Saint Agnes, Virgin, Martyr, c. 291–c. 304
Liturgical Color: Red or White
Patron Saint of young girls, rape victims, and chastity
A child knows that God is a person and that He deserves to be loved as one
Only the names of the earliest saints and martyrs are embedded in the Roman Canon, Eucharistic Prayer I. Saint Agnes is among those listed (Felicity, Perpetua, Agatha, Lucy, Agnes, Cecilia, Anastasia, etc…) Devotion to Agnes as both Virgin and Martyr is of ancient origin and is specifically mentioned by 4th century writers, including Pope Damasus. A basilica was built during the reign of Constantine himself over the catacombs where St. Agnes’ relics were deposited. A later structure, with an ancient mosaic showing St. Agnes, is still an active church on that exact site today. The mobs of tourists and pilgrims who crowd the eternal city today, and who shuffle through Piazza Navona, may not realize that they are walking by the very site where Agnes was martyred. The beautiful Baroque Church of St. Agnes on Piazza Navona reminds the discerning pilgrim that our saint met her death at that exact spot.
Agnes was of a tender age when she was killed. She was just a girl. Tradition says that she was beautiful and wanted to dedicate her virginity to the Lord, despite numerous suitors desirous of her beauty. She was killed, then, both for her faith and for her steadfastness in refusing to violate her vow of chastity. It was a double martyrdom, made all the sweeter because of her youth. With poetic license and rhetorical power, St. Augustine imagines St. Agnes’ final moments: “You could see fear in the eyes of the executioner, as if he were the one condemned; his right hand trembled; his face grew pale as he saw the girl’s peril; while she had no fear for herself. One victim, but a twin martyrdom, to modesty and to religion. Agnes preserved her virginity, and gained a martyr’s crown.”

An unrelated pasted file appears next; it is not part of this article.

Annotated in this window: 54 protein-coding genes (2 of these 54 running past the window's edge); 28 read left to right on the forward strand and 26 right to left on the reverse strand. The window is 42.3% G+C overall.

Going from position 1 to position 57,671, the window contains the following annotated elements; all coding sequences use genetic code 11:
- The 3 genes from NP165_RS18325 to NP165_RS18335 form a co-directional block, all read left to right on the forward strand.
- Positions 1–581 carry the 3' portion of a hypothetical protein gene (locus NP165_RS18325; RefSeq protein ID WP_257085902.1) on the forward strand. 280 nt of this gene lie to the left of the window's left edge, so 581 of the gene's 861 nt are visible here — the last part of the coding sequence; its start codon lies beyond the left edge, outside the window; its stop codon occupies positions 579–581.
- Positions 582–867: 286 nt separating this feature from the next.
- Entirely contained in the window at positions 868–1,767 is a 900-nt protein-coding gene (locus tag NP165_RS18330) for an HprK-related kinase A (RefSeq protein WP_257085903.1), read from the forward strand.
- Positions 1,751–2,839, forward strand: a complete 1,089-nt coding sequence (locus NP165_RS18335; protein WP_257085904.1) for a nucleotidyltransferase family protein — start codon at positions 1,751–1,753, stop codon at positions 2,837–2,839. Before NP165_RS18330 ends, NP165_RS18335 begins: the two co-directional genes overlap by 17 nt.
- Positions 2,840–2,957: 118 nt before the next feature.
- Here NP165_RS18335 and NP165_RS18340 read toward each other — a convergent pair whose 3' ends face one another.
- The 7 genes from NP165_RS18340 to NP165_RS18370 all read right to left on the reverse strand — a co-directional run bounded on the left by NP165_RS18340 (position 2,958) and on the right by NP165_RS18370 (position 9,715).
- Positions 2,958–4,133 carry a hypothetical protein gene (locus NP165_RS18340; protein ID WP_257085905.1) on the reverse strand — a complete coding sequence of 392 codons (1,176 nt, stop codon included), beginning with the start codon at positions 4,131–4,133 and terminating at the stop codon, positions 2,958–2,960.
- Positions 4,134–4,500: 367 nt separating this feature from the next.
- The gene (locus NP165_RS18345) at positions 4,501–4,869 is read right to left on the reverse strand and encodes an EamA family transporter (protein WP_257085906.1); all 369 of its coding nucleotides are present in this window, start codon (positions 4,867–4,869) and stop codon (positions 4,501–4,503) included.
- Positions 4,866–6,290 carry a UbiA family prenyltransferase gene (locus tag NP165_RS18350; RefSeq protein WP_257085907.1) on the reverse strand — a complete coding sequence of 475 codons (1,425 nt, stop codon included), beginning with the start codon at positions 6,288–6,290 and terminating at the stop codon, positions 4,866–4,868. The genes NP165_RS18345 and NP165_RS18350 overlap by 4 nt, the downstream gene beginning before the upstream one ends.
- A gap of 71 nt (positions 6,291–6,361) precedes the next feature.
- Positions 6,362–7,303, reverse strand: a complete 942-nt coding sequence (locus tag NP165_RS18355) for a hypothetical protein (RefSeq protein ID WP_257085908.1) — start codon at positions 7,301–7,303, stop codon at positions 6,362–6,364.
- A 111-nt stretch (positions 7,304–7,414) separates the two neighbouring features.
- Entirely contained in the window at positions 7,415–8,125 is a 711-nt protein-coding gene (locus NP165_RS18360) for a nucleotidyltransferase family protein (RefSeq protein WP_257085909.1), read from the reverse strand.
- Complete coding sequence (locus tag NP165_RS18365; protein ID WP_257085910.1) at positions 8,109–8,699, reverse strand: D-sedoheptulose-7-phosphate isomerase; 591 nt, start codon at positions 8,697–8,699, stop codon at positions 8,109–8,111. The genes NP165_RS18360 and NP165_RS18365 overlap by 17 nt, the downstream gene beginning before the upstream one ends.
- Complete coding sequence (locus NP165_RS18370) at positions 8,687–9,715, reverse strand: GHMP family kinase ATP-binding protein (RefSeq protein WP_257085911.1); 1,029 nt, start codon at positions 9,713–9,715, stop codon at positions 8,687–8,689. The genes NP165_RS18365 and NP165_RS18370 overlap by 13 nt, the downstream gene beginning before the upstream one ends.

When making solemn vows at his ordination, a man marries the Church so that he can make her fruitful. But a woman’s vows to the religious life make her a spouse of Christ Himself. A man marries the Church, a woman marries Christ. This beautiful bridal imagery speaks the human language of love and commitment. God is a person, not just a prime mover or a higher power. So he loves us like a person, and we love Him back like a person. Part of this love is jealousy. God is a jealous spouse. He wants total commitment from those who have dedicated their lives to Him. He demands total fidelity. In extreme cases, even to the point of death. Little St. Agnes understood all of this with girlish simplicity united to a will of iron. Innocence alongside maturity. Chastity alongside toughness. Beauty holding hands with death.
St. Agnes, help all young people commit themselves to Christ when young, giving Him the most fruitful years of their lives. Inspire them to say “Yes” to God and not just as a “No” to the world. Help both young and old to see that although life is a gift, there are greater things than life, such as God in His glory.